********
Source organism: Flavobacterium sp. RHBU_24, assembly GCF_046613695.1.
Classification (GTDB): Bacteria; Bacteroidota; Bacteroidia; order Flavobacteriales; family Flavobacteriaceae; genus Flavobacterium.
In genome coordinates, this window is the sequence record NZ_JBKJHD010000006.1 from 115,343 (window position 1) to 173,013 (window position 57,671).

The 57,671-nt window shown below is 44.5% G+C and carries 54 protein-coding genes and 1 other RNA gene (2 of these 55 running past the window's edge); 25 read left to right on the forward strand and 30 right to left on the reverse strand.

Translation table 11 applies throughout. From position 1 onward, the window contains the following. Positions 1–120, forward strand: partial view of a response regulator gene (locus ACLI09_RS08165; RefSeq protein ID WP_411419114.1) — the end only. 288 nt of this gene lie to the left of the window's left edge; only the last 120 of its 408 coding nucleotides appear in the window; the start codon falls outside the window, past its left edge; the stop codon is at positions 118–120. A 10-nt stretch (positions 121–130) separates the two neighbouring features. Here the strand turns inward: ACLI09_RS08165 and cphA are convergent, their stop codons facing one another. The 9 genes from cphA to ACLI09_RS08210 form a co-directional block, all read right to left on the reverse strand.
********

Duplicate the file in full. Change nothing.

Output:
Source organism: Flavobacterium sp. RHBU_24, assembly GCF_046613695.1.
Classification (GTDB): Bacteria; Bacteroidota; Bacteroidia; order Flavobacteriales; family Flavobacteriaceae; genus Flavobacterium.
In genome coordinates, this window is the sequence record NZ_JBKJHD010000006.1 from 115,343 (window position 1) to 173,013 (window position 57,671).

The 57,671-nt window shown below is 44.5% G+C and carries 54 protein-coding genes and 1 other RNA gene (2 of these 55 running past the window's edge); 25 read left to right on the forward strand and 30 right to left on the reverse strand.

Translation table 11 applies throughout. From position 1 onward, the window contains the following. Positions 1–120, forward strand: partial view of a response regulator gene (locus ACLI09_RS08165; RefSeq protein ID WP_411419114.1) — the end only. 288 nt of this gene lie to the left of the window's left edge; only the last 120 of its 408 coding nucleotides appear in the window; the start codon falls outside the window, past its left edge; the stop codon is at positions 118–120. A 10-nt stretch (positions 121–130) separates the two neighbouring features. Here the strand turns inward: ACLI09_RS08165 and cphA are convergent, their stop codons facing one another. The 9 genes from cphA to ACLI09_RS08210 form a co-directional block, all read right to left on the reverse strand.